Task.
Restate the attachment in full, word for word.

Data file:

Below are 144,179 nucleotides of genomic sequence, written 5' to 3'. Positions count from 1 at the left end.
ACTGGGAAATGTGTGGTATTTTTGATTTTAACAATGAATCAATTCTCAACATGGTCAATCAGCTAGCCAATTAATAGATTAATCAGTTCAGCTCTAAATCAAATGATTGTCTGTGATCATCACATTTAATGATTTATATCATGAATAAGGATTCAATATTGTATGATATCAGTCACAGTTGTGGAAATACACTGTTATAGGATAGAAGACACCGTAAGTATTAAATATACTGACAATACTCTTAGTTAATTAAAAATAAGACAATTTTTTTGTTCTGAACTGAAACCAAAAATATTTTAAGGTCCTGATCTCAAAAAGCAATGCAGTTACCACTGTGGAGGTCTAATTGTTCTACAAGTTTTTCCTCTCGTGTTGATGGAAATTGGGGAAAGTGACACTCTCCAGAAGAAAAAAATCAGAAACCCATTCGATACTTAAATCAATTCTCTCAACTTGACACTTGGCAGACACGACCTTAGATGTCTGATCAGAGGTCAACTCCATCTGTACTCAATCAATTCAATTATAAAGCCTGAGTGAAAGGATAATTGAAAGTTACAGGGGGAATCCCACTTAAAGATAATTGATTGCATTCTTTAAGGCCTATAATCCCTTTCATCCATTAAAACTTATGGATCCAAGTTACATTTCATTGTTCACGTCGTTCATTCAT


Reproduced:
Below are 144,179 nucleotides of genomic sequence, written 5' to 3'. Positions count from 1 at the left end.
ACTGGGAAATGTGTGGTATTTTTGATTTTAACAATGAATCAATTCTCAACATGGTCAATCAGCTAGCCAATTAATAGATTAATCAGTTCAGCTCTAAATCAAATGATTGTCTGTGATCATCACATTTAATGATTTATATCATGAATAAGGATTCAATATTGTATGATATCAGTCACAGTTGTGGAAATACACTGTTATAGGATAGAAGACACCGTAAGTATTAAATATACTGACAATACTCTTAGTTAATTAAAAATAAGACAATTTTTTTGTTCTGAACTGAAACCAAAAATATTTTAAGGTCCTGATCTCAAAAAGCAATGCAGTTACCACTGTGGAGGTCTAATTGTTCTACAAGTTTTTCCTCTCGTGTTGATGGAAATTGGGGAAAGTGACACTCTCCAGAAGAAAAAAATCAGAAACCCATTCGATACTTAAATCAATTCTCTCAACTTGACACTTGGCAGACACGACCTTAGATGTCTGATCAGAGGTCAACTCCATCTGTACTCAATCAATTCAATTATAAAGCCTGAGTGAAAGGATAATTGAAAGTTACAGGGGGAATCCCACTTAAAGATAATTGATTGCATTCTTTAAGGCCTATAATCCCTTTCATCCATTAAAACTTATGGATCCAAGTTACATTTCATTGTTCACGTCGTTCATTCAT